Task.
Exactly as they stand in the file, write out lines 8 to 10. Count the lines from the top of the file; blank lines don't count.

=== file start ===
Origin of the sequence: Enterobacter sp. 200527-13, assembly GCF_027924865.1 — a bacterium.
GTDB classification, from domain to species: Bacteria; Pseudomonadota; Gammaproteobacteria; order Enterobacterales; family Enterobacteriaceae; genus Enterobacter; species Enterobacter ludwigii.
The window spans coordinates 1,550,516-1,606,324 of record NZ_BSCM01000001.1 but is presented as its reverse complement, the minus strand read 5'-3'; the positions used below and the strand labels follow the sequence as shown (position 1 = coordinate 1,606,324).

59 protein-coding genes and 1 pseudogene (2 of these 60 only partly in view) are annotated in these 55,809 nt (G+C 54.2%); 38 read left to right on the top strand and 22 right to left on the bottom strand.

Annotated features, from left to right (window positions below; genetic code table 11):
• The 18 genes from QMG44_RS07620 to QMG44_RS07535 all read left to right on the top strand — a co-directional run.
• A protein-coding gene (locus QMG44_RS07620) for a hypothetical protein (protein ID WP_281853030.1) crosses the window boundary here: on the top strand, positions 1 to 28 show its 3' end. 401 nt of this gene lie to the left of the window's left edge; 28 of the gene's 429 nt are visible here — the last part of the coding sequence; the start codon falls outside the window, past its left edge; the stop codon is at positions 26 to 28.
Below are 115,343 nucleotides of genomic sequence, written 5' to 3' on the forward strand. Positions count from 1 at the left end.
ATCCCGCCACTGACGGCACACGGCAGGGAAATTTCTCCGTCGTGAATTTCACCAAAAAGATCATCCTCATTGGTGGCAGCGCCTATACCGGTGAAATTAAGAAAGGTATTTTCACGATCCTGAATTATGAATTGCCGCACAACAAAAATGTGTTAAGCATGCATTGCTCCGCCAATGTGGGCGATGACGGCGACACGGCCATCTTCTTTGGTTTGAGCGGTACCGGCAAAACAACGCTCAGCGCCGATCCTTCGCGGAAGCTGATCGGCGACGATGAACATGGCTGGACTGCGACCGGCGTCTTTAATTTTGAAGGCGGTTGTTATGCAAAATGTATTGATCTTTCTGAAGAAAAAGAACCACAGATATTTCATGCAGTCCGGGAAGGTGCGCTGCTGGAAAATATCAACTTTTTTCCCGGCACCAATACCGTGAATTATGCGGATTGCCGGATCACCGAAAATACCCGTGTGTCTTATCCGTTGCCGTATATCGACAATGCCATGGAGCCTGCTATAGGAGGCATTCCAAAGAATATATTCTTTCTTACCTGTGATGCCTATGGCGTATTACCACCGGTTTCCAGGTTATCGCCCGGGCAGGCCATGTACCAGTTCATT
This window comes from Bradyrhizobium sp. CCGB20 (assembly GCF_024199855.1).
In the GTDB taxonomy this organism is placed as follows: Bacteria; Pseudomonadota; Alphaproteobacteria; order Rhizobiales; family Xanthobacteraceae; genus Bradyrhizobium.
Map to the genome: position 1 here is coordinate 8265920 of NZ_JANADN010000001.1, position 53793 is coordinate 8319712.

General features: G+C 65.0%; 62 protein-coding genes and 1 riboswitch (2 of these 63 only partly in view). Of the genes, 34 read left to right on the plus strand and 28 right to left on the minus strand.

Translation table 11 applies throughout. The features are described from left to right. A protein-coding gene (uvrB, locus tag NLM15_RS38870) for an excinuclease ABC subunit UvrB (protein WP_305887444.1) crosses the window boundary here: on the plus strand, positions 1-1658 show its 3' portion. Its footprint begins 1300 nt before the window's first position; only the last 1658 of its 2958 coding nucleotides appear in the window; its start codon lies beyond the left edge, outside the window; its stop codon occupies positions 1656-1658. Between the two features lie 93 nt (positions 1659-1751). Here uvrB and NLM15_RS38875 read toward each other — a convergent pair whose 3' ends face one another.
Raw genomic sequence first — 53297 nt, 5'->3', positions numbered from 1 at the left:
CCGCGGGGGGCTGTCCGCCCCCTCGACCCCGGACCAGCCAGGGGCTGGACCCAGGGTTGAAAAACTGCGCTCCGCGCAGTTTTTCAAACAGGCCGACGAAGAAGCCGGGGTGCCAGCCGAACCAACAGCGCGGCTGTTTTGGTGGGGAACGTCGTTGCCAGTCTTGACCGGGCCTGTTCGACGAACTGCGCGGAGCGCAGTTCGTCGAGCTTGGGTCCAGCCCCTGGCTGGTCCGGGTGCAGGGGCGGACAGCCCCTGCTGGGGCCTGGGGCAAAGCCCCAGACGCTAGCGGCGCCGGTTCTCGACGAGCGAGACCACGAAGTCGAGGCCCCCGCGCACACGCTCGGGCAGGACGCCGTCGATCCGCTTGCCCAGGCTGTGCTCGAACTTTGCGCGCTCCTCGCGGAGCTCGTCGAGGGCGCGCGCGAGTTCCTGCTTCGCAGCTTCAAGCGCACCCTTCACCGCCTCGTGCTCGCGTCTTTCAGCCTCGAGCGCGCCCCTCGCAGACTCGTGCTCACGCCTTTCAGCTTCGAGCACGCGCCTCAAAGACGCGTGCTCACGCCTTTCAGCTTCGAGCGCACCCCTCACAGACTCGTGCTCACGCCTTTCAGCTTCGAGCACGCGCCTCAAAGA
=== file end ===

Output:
Below are 115,343 nucleotides of genomic sequence, written 5' to 3' on the forward strand. Positions count from 1 at the left end.
ATCCCGCCACTGACGGCACACGGCAGGGAAATTTCTCCGTCGTGAATTTCACCAAAAAGATCATCCTCATTGGTGGCAGCGCCTATACCGGTGAAATTAAGAAAGGTATTTTCACGATCCTGAATTATGAATTGCCGCACAACAAAAATGTGTTAAGCATGCATTGCTCCGCCAATGTGGGCGATGACGGCGACACGGCCATCTTCTTTGGTTTGAGCGGTACCGGCAAAACAACGCTCAGCGCCGATCCTTCGCGGAAGCTGATCGGCGACGATGAACATGGCTGGACTGCGACCGGCGTCTTTAATTTTGAAGGCGGTTGTTATGCAAAATGTATTGATCTTTCTGAAGAAAAAGAACCACAGATATTTCATGCAGTCCGGGAAGGTGCGCTGCTGGAAAATATCAACTTTTTTCCCGGCACCAATACCGTGAATTATGCGGATTGCCGGATCACCGAAAATACCCGTGTGTCTTATCCGTTGCCGTATATCGACAATGCCATGGAGCCTGCTATAGGAGGCATTCCAAAGAATATATTCTTTCTTACCTGTGATGCCTATGGCGTATTACCACCGGTTTCCAGGTTATCGCCCGGGCAGGCCATGTACCAGTTCATT
This window comes from Bradyrhizobium sp. CCGB20 (assembly GCF_024199855.1).